After suffering years of weight issues, stomach issues, hospitalizations and eventually gastrointestinal surgeries, I was tested for Celiac Disease. By the time they tested, I had been in the hospital for a while and on a liquid diet due to surgeries and such. The test was inconclusive and, for some reason, ruled out. As I recovered from a surgery to have my stomach moved and reconstructed to operate as the colon at the base of my esophagus (the natural one had stopped working due to constant vomiting issues when I ate), I began to eat normally again. I also began to have rashes, bloating, abdominal pains, and other issues come back. My primary care manager said she wasn’t convinced I didn’t have Celiac Disease. She explained what it was and started an elimination diet. Three weeks later my weight was becoming healthier, the rashes were fading, I wasn’t nauseous all day, and the improvements were becoming obvious. I was pissed. I called bullshit, I mean, I had eaten gluten my whole life. So I had some crackers. I was bed bound for three days. It was the gluten. She had me retested and this time it was conclusive. I had Celiac Disease and my reaction threshold was actually 3-5ppm!


Celiac Disease is not curable. The only treatment is a strictly gluten-free diet. Gluten is a protein found in wheat, barley, and rye. Although eliminating wheat, barley, and rye seems easy enough, gluten is often used in a plethora of products as a thickener and as a binding agent as well as the basis for many artificial and caramel colors and flavors. Everything from canned soup, processed lunch meats, candy, pre-made seasonings, and flavored potato chips to bread, cereal, crackers and noodles contain gluten. Another problem is cross-contamination. Many facilities make products that contain gluten or harvest crops that are grown next to or with gluten containing crops. The latter is why people with Celiac Disease have to be careful to make sure the oats they purchase and consume are gluten free and not harvested with wheat. Even Pringles now has a gluten warning on their container.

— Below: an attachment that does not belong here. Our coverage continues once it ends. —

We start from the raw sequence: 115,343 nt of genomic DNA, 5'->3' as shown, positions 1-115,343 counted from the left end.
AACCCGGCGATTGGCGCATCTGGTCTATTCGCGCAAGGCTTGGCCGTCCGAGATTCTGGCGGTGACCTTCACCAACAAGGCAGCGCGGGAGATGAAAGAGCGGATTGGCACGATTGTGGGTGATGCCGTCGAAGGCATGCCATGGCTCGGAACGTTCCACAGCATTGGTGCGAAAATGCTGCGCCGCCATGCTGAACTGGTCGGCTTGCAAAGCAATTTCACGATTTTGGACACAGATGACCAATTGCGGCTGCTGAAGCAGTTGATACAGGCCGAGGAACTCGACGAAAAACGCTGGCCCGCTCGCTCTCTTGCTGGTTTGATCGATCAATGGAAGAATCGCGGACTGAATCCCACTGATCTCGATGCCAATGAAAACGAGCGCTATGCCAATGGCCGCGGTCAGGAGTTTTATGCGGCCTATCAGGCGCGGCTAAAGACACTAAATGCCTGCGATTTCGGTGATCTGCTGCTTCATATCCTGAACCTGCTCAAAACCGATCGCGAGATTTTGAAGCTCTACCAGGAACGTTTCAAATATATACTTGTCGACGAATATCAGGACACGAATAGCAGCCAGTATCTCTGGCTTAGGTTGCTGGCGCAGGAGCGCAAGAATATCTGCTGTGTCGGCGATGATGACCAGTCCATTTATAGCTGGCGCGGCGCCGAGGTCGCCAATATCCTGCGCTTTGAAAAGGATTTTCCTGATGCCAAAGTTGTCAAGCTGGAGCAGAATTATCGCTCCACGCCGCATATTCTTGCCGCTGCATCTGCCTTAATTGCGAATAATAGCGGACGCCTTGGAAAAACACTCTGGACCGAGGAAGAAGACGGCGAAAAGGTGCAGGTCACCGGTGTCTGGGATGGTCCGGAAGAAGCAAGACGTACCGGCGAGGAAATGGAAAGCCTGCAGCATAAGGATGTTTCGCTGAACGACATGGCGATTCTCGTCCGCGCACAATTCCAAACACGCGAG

The recent diet trend of eating gluten free has both benefited and hurt the Celiac community. On one hand, there are more companies aiming for a gluten free product. On the other, any products are falsely labeled and often Celiac patients are not taken seriously by people who assume the diet is not health and medically relevant.